What is Wolff-Parkinson-White syndrome?

Wolff-Parkinson-White syndrome is a rare heart condition that occurs when an extra electrical pathway in the heart causes an abnormally fast heart rate.

Wolff-Parkinson-White affects one to three out of every 1,000 people in the United States.

Wolff-Parkinson-White syndrome isn’t typically lethal, but if left untreated, serious heart problems can occur.

Common related conditions
Tachycardia Arrhythmia (Fast Heartbeat) Bradycardia Arrhythmia (Slow Heartbeat) Atrial Fibrillation (AFib) Atrial Flutter

Causes of Wolff-Parkinson-White syndrome

Wolff-Parkinson-White syndrome is a heart arrhythmia that is present at birth. Infants with Wolff-Parkinson-White syndrome are born with an extra electrical pathway in the heart that can cause a rapid heartbeat. In some patients, the condition is caused by a gene mutation.

Risk factors of Wolff-Parkinson-White syndrome

Wolff-Parkinson-White syndrome is associated with other congenital heart defects. Boys are more likely to develop the condition than females.

Symptoms of Wolff-Parkinson-White syndrome

Approximately 40 percent of patients with Wolff-Parkinson-White syndrome do not develop symptoms. If you are symptomatic, symptoms of mild to moderate Wolff-Parkinson-White syndrome can include:

  • Heart palpitations (rapid heartbeat)
  • Fainting
  • Fatigue
  • Anxiety
  • Shortness of breath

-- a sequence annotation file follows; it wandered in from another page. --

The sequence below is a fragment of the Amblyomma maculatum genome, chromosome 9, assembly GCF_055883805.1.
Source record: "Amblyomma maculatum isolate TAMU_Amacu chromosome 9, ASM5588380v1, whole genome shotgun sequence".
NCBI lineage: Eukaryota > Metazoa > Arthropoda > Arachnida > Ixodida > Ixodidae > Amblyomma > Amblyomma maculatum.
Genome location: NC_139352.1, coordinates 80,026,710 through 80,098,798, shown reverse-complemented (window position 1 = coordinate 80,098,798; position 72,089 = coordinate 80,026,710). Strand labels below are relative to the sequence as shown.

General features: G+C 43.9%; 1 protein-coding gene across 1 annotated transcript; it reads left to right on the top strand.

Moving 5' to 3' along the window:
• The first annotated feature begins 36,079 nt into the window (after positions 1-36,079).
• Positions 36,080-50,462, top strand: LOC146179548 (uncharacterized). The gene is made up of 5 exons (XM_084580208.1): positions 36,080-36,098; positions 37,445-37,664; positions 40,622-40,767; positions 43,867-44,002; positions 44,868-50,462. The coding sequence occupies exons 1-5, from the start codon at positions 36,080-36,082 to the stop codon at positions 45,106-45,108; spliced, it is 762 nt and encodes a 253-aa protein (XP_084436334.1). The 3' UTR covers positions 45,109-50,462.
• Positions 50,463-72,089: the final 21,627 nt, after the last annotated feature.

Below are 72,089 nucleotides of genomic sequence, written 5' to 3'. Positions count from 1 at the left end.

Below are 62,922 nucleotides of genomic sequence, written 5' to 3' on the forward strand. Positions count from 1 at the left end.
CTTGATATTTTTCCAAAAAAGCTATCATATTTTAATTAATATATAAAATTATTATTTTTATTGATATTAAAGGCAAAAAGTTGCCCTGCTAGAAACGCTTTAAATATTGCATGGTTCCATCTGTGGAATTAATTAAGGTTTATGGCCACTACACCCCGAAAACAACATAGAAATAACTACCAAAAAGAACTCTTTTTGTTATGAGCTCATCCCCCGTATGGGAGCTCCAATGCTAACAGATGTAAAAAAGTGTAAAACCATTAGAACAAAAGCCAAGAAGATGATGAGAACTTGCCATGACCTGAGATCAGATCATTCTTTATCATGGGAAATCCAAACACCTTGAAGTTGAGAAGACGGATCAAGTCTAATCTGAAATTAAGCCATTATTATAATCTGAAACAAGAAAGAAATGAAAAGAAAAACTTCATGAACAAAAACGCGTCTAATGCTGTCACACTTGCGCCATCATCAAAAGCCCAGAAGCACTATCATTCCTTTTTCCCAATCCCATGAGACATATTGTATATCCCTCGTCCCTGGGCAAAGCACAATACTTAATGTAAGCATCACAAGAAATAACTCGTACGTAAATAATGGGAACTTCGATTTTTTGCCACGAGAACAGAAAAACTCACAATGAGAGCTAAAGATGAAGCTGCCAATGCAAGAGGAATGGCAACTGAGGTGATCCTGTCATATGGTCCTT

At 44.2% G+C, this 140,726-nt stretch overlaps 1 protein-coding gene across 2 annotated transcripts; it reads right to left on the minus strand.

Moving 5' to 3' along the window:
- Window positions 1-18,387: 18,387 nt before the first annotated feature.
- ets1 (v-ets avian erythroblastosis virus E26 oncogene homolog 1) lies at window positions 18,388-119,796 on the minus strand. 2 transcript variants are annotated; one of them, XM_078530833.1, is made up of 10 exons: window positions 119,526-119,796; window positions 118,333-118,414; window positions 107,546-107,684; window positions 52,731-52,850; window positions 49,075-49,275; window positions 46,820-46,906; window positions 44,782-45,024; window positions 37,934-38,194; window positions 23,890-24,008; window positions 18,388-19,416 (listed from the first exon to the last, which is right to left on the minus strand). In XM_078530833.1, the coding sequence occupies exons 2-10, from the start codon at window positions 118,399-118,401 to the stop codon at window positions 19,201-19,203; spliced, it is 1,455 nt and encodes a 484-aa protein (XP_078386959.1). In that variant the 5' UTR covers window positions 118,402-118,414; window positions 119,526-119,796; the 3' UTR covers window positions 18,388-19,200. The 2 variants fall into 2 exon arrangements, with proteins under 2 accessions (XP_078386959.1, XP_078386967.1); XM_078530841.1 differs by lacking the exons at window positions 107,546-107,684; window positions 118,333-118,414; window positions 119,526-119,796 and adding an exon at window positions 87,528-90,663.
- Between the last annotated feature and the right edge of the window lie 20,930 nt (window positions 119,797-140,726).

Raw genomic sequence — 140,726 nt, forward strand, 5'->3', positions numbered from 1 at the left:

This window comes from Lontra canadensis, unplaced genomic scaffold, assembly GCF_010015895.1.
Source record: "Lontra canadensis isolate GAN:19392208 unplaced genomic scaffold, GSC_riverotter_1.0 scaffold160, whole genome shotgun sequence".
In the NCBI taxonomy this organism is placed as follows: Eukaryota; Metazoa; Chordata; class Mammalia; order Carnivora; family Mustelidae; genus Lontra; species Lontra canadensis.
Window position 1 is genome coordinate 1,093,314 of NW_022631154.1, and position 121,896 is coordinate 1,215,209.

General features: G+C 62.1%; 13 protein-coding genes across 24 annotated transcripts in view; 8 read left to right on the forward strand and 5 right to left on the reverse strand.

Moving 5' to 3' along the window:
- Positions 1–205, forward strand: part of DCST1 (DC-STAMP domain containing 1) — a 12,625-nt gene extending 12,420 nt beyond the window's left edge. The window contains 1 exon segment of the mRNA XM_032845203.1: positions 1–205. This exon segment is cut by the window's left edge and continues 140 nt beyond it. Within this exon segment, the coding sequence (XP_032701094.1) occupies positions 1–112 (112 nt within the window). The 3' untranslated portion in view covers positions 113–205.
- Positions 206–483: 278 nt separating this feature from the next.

The rapid heartbeat associated with Wolff-Parkinson-White syndrome can last from a few seconds to hours. Symptoms of the condition can also disappear over time.

In patients who have severe Wolff-Parkinson-White syndrome, they could experience:

  • Chest pain
  • Chest tightness
  • Difficulty breathing
  • Fainting

Infants born with Wolff-Parkinson-White syndrome may look ashen, not be interested in eating, may have rapid breathing or are irritable.

Diagnosis of Wolff-Parkinson-White syndrome

Wolff-Parkinson-White syndrome can be diagnosed in a physical exam with your doctor. The physician will take a full medical history and order diagnostic tests including:

  • Electrocardiogram (EKG) — provides images of the electrical activities in the heart.
  • Holter or event monitor — a portable EKG machine that can record heart rhythm and activity over a period.
  • EP study (electrophysiology studies) — maps the electrical activity during a heartbeat to determine if you have an extra pathway.

Treatment for Wolff-Parkinson-White syndrome

Treatment for Wolff-Parkinson-White syndrome may not be necessary if you are not feeling any symptoms. If you are symptomatic, treatments could include:

  • Medication — your doctor may prescribe beta blockers or calcium channel blockers to slow the heart or anti-arrhythmic medications to restore heart rhythm.
  • Radiofrequency ablation — a procedure where the extra electrical pathway is ablated, a permanent correction to cure Wolff-Parkinson-White syndrome.
  • Electrical cardioversion — a procedure that shocks the heart back into normal rhythm, used when medication is not effective in relieving symptoms.

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